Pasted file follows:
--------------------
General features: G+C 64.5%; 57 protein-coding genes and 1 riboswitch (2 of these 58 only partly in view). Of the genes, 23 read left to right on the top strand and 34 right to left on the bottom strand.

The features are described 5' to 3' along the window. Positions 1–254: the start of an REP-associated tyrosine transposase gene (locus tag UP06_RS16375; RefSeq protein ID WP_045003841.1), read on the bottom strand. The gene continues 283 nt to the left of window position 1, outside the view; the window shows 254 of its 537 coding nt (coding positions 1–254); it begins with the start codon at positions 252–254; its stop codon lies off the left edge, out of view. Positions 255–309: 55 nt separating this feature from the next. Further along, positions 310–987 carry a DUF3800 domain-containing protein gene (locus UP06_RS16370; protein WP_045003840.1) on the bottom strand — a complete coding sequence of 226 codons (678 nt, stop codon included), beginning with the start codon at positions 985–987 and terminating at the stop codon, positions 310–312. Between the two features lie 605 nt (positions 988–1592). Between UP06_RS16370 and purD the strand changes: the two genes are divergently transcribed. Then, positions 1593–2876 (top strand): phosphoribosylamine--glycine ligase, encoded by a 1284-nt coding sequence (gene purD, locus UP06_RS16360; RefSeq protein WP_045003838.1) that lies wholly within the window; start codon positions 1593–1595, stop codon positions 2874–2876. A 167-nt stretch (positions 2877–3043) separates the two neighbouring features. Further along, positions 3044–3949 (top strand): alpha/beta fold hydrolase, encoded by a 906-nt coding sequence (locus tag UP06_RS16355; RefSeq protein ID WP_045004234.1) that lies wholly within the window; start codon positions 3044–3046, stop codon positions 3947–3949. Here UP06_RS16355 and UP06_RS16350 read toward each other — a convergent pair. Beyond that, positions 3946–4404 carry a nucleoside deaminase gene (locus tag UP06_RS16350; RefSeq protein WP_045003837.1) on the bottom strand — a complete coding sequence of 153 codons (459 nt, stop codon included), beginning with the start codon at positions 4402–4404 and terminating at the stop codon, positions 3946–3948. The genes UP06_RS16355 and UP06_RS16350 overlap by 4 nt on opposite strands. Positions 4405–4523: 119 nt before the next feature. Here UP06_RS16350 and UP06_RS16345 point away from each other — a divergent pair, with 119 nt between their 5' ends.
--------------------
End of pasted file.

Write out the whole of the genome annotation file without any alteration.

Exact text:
General features: G+C 64.5%; 57 protein-coding genes and 1 riboswitch (2 of these 58 only partly in view). Of the genes, 23 read left to right on the top strand and 34 right to left on the bottom strand.

The features are described 5' to 3' along the window. Positions 1–254: the start of an REP-associated tyrosine transposase gene (locus tag UP06_RS16375; RefSeq protein ID WP_045003841.1), read on the bottom strand. The gene continues 283 nt to the left of window position 1, outside the view; the window shows 254 of its 537 coding nt (coding positions 1–254); it begins with the start codon at positions 252–254; its stop codon lies off the left edge, out of view. Positions 255–309: 55 nt separating this feature from the next. Further along, positions 310–987 carry a DUF3800 domain-containing protein gene (locus UP06_RS16370; protein WP_045003840.1) on the bottom strand — a complete coding sequence of 226 codons (678 nt, stop codon included), beginning with the start codon at positions 985–987 and terminating at the stop codon, positions 310–312. Between the two features lie 605 nt (positions 988–1592). Between UP06_RS16370 and purD the strand changes: the two genes are divergently transcribed. Then, positions 1593–2876 (top strand): phosphoribosylamine--glycine ligase, encoded by a 1284-nt coding sequence (gene purD, locus UP06_RS16360; RefSeq protein WP_045003838.1) that lies wholly within the window; start codon positions 1593–1595, stop codon positions 2874–2876. A 167-nt stretch (positions 2877–3043) separates the two neighbouring features. Further along, positions 3044–3949 (top strand): alpha/beta fold hydrolase, encoded by a 906-nt coding sequence (locus tag UP06_RS16355; RefSeq protein ID WP_045004234.1) that lies wholly within the window; start codon positions 3044–3046, stop codon positions 3947–3949. Here UP06_RS16355 and UP06_RS16350 read toward each other — a convergent pair. Beyond that, positions 3946–4404 carry a nucleoside deaminase gene (locus tag UP06_RS16350; RefSeq protein WP_045003837.1) on the bottom strand — a complete coding sequence of 153 codons (459 nt, stop codon included), beginning with the start codon at positions 4402–4404 and terminating at the stop codon, positions 3946–3948. The genes UP06_RS16355 and UP06_RS16350 overlap by 4 nt on opposite strands. Positions 4405–4523: 119 nt before the next feature. Here UP06_RS16350 and UP06_RS16345 point away from each other — a divergent pair, with 119 nt between their 5' ends.